• Partnership decision making. Although there’s no magic formula or language for making decisions among partners, you’ll head off a lot of trouble if you try to work it out beforehand. You may, for example, want to require a unanimous vote of all the partners for every business decision. Or if that leaves you feeling fettered, you can require a unanimous vote for major decisions and allow individual partners to make minor decisions on their own. In that case, your partnership agreement will have to describe what constitutes a major or minor decision. You should carefully think through issues like these before you and your partners have to make important decisions.
  • Management duties. You might not want to make ironclad rules about every management detail, but you’d be wise to work out some guidelines in advance. For example, who will keep the books? Who will deal with customers? Supervise employees? Negotiate with suppliers? Think through the management needs of your partnership and be sure you’ve got everything covered.
  • Admitting new partners. Eventually, you may want to expand the business and bring in new partners. Agreeing on a procedure for admitting new partners will make your lives a lot easier when this issue comes up.
  • Withdrawal or death of a partner. At least as important as the rules for admitting new partners to the business are the rules for handling the departure of an owner. You should set up a reasonable buyout scheme in your partnership agreement.
  • Resolving disputes. If you and your partners become deadlocked on an issue, do you want to go straight to court? It might benefit everyone involved if your partnership agreement provides for alternative dispute resolution, such as mediation or arbitration.

As you can see, there are many issues to consider before you and your partners open for business — and you shouldn’t wait for a conflict to arise before hammering out some sound rules and procedures. A good self-help book, such as Form a Partnership: The Complete Legal Guide, by attorneys Denis Clifford and Ralph Warner (Nolo), can help you think through the details and put them in writing.

This blog is meant to be informative and does not constitute legal advice, and while I do encourage others to post and discuss this topic, I can not and will not respond to any questions as it can create a conflict of interest and possible ethical violations.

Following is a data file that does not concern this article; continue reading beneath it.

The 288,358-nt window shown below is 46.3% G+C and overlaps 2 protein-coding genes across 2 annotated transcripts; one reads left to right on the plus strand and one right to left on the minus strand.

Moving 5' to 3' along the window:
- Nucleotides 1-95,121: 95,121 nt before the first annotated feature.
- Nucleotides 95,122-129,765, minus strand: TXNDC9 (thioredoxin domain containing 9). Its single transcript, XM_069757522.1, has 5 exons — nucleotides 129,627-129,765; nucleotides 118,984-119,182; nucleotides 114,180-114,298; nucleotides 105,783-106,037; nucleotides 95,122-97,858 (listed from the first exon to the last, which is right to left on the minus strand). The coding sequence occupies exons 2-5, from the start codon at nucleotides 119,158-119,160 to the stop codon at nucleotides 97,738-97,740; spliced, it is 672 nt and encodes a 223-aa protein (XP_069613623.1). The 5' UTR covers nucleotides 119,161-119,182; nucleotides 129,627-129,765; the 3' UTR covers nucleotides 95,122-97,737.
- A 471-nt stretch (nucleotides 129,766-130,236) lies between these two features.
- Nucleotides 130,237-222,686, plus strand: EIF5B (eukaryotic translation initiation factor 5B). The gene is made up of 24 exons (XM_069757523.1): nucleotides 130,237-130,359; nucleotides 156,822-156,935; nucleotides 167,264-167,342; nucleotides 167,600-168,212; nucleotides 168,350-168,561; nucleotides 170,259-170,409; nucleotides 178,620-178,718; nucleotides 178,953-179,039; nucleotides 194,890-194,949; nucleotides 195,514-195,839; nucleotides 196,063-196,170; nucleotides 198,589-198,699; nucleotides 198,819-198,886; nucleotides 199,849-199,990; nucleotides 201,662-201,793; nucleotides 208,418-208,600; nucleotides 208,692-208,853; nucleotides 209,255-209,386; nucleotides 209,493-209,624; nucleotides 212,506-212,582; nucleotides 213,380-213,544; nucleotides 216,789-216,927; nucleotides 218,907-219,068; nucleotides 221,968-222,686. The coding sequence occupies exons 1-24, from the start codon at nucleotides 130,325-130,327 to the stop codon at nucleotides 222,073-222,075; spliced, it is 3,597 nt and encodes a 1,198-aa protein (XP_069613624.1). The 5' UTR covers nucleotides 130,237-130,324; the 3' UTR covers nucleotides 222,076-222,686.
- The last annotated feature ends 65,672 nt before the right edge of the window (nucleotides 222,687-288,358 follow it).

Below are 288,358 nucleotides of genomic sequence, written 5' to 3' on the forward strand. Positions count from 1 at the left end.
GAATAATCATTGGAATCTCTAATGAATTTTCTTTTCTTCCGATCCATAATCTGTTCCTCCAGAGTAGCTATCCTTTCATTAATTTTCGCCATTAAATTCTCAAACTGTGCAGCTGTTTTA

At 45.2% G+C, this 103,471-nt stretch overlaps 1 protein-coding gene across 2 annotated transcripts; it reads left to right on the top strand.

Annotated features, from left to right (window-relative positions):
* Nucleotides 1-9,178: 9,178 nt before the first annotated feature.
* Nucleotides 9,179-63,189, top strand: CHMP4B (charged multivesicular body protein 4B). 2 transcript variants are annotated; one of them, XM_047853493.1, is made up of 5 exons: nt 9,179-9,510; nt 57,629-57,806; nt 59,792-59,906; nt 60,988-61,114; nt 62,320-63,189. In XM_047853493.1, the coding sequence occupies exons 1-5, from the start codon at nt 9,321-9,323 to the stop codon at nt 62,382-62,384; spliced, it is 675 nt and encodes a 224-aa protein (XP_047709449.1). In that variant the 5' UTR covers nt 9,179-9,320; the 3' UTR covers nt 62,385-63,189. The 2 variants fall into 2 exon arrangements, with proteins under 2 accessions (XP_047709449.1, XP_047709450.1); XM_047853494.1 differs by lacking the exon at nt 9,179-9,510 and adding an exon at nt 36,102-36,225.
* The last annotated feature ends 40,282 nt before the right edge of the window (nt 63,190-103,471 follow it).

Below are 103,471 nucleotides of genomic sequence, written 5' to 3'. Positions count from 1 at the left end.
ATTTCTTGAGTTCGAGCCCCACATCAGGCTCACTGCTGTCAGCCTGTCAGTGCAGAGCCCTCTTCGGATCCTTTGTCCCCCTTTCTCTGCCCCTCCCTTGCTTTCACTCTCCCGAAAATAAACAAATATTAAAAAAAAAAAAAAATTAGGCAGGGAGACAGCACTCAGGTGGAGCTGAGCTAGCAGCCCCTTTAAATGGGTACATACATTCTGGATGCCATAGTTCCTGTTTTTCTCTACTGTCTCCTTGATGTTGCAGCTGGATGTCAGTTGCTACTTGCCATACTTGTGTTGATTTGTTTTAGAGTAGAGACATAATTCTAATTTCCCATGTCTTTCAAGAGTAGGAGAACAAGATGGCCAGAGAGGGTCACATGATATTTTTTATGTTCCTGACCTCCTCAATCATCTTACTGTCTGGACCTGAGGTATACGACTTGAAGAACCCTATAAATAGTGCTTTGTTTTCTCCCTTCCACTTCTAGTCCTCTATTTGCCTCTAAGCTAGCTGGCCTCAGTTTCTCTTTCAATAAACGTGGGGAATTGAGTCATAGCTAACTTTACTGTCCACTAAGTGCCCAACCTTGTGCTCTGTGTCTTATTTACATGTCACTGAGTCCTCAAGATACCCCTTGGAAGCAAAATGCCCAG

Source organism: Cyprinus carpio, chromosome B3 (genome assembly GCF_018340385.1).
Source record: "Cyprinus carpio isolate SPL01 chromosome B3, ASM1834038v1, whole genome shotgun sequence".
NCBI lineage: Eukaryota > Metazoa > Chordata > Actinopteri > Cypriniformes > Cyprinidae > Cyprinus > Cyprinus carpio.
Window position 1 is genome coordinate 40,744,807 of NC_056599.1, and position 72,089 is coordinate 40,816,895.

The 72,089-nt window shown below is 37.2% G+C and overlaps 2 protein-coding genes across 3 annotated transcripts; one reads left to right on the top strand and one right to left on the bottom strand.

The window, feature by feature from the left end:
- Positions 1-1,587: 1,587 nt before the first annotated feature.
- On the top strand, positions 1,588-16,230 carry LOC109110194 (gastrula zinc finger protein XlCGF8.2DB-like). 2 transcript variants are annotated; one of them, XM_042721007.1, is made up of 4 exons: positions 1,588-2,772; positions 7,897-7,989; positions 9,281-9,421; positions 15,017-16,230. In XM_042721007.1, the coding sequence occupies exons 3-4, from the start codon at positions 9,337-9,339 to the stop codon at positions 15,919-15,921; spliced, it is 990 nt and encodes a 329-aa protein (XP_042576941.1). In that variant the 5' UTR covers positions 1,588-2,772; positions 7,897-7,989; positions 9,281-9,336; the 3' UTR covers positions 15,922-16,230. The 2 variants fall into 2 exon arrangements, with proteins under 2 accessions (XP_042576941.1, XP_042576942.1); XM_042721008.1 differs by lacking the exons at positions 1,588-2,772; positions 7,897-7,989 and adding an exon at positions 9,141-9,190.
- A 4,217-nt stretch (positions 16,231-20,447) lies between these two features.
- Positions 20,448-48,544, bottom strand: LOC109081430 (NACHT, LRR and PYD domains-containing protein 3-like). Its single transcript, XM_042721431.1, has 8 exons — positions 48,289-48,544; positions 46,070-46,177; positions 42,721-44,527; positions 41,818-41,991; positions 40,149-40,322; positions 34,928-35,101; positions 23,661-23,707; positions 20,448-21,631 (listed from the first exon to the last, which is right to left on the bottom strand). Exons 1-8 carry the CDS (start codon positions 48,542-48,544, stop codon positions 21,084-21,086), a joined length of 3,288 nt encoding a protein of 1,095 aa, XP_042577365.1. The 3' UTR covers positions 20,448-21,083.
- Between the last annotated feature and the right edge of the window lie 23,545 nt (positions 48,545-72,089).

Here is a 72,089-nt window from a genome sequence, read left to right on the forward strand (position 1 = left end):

Choosing the Best Ownership Structure for Your Business

May 18, 2011

The right structure — corporation, LLC, partnership, or sole proprietorship — depends on who will own your business and what its activities will be.

When you start a business, you must decide whether it will be a sole proprietorship, partnership, corporation, or limited liability company (LLC).

Which of these forms is right for your business depends on the type of business you run, how many owners it has, and its financial situation. No one choice suits every business: Business owners have to pick the structure that best meets their needs. This article introduces several of the most important factors to consider, including:

  • the potential risks and liabilities of your business
  • the formalities and expenses involved in establishing and maintaining the various business structures
  • your income tax situation, and
  • your investment needs.

Risks and Liabilities

In large part, the best ownership structure for your business depends on the type of services or products it will provide. If your business will engage in risky activities — for example, trading stocks or repairing roofs — you’ll almost surely want to form a business entity that provides personal liability protection (“limited liability”), which shields your personal assets from business debts and claims. A corporation or a limited liability company (LLC) is probably the best choice for you.

Formalities and Expenses

Sole proprietorships and partnerships are easy to set up — you don’t have to file any special forms or pay any fees to start your business. Plus, you don’t have to follow any special operating rules.

LLCs and corporations, on the other hand, are almost always more expensive to create and more difficult to maintain. To form an LLC or corporation, you must file a document with the state and pay a fee, which ranges from about $40 to $800, depending on the state where you form your business. In addition, owners of corporations and LLCs must elect officers (usually, a president, vice president, and secretary) to run the company. They also have to keep records of important business decisions and follow other formalities.